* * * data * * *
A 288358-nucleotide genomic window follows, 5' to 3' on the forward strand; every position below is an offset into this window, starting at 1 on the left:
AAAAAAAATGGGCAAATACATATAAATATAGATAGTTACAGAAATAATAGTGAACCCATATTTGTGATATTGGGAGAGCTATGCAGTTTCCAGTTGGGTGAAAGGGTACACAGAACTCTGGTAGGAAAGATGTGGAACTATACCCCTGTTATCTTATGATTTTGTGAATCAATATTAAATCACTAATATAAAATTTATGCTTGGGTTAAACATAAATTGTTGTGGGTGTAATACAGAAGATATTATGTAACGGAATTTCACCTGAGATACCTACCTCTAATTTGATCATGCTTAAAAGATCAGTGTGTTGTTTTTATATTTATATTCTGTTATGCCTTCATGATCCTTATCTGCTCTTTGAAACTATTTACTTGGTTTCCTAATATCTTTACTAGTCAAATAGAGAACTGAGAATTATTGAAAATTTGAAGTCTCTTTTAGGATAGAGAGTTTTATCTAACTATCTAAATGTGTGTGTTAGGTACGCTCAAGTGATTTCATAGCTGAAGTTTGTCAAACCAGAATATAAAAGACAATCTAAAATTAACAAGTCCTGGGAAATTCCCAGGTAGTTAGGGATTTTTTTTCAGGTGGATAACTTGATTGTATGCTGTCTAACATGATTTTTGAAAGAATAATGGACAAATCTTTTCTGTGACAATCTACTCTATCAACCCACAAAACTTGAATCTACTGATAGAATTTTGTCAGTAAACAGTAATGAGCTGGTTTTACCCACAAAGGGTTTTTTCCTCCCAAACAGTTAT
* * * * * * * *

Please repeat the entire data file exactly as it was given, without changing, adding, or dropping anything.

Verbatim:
A 288358-nucleotide genomic window follows, 5' to 3' on the forward strand; every position below is an offset into this window, starting at 1 on the left:
AAAAAAAATGGGCAAATACATATAAATATAGATAGTTACAGAAATAATAGTGAACCCATATTTGTGATATTGGGAGAGCTATGCAGTTTCCAGTTGGGTGAAAGGGTACACAGAACTCTGGTAGGAAAGATGTGGAACTATACCCCTGTTATCTTATGATTTTGTGAATCAATATTAAATCACTAATATAAAATTTATGCTTGGGTTAAACATAAATTGTTGTGGGTGTAATACAGAAGATATTATGTAACGGAATTTCACCTGAGATACCTACCTCTAATTTGATCATGCTTAAAAGATCAGTGTGTTGTTTTTATATTTATATTCTGTTATGCCTTCATGATCCTTATCTGCTCTTTGAAACTATTTACTTGGTTTCCTAATATCTTTACTAGTCAAATAGAGAACTGAGAATTATTGAAAATTTGAAGTCTCTTTTAGGATAGAGAGTTTTATCTAACTATCTAAATGTGTGTGTTAGGTACGCTCAAGTGATTTCATAGCTGAAGTTTGTCAAACCAGAATATAAAAGACAATCTAAAATTAACAAGTCCTGGGAAATTCCCAGGTAGTTAGGGATTTTTTTTCAGGTGGATAACTTGATTGTATGCTGTCTAACATGATTTTTGAAAGAATAATGGACAAATCTTTTCTGTGACAATCTACTCTATCAACCCACAAAACTTGAATCTACTGATAGAATTTTGTCAGTAAACAGTAATGAGCTGGTTTTACCCACAAAGGGTTTTTTCCTCCCAAACAGTTAT